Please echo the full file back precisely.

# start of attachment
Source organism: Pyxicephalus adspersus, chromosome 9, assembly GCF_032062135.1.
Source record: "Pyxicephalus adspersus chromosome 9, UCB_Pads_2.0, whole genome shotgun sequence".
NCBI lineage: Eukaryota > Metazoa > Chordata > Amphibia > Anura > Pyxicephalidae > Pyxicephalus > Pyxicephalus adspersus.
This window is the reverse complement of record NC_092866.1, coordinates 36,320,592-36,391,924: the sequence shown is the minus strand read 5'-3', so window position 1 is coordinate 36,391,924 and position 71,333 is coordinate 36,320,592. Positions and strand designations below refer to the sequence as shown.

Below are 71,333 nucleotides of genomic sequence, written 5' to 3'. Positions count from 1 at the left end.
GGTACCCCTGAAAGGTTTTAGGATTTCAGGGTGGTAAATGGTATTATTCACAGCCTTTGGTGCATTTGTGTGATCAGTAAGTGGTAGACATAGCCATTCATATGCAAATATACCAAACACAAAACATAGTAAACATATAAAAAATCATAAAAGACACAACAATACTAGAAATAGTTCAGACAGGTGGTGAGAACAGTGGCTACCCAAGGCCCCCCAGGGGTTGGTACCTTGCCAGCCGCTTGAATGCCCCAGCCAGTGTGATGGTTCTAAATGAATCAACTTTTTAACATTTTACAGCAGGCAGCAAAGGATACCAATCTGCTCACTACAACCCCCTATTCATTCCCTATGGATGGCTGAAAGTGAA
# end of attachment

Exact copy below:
Source organism: Pyxicephalus adspersus, chromosome 9, assembly GCF_032062135.1.
Source record: "Pyxicephalus adspersus chromosome 9, UCB_Pads_2.0, whole genome shotgun sequence".
NCBI lineage: Eukaryota > Metazoa > Chordata > Amphibia > Anura > Pyxicephalidae > Pyxicephalus > Pyxicephalus adspersus.
This window is the reverse complement of record NC_092866.1, coordinates 36,320,592-36,391,924: the sequence shown is the minus strand read 5'-3', so window position 1 is coordinate 36,391,924 and position 71,333 is coordinate 36,320,592. Positions and strand designations below refer to the sequence as shown.

Below are 71,333 nucleotides of genomic sequence, written 5' to 3'. Positions count from 1 at the left end.
GGTACCCCTGAAAGGTTTTAGGATTTCAGGGTGGTAAATGGTATTATTCACAGCCTTTGGTGCATTTGTGTGATCAGTAAGTGGTAGACATAGCCATTCATATGCAAATATACCAAACACAAAACATAGTAAACATATAAAAAATCATAAAAGACACAACAATACTAGAAATAGTTCAGACAGGTGGTGAGAACAGTGGCTACCCAAGGCCCCCCAGGGGTTGGTACCTTGCCAGCCGCTTGAATGCCCCAGCCAGTGTGATGGTTCTAAATGAATCAACTTTTTAACATTTTACAGCAGGCAGCAAAGGATACCAATCTGCTCACTACAACCCCCTATTCATTCCCTATGGATGGCTGAAAGTGAA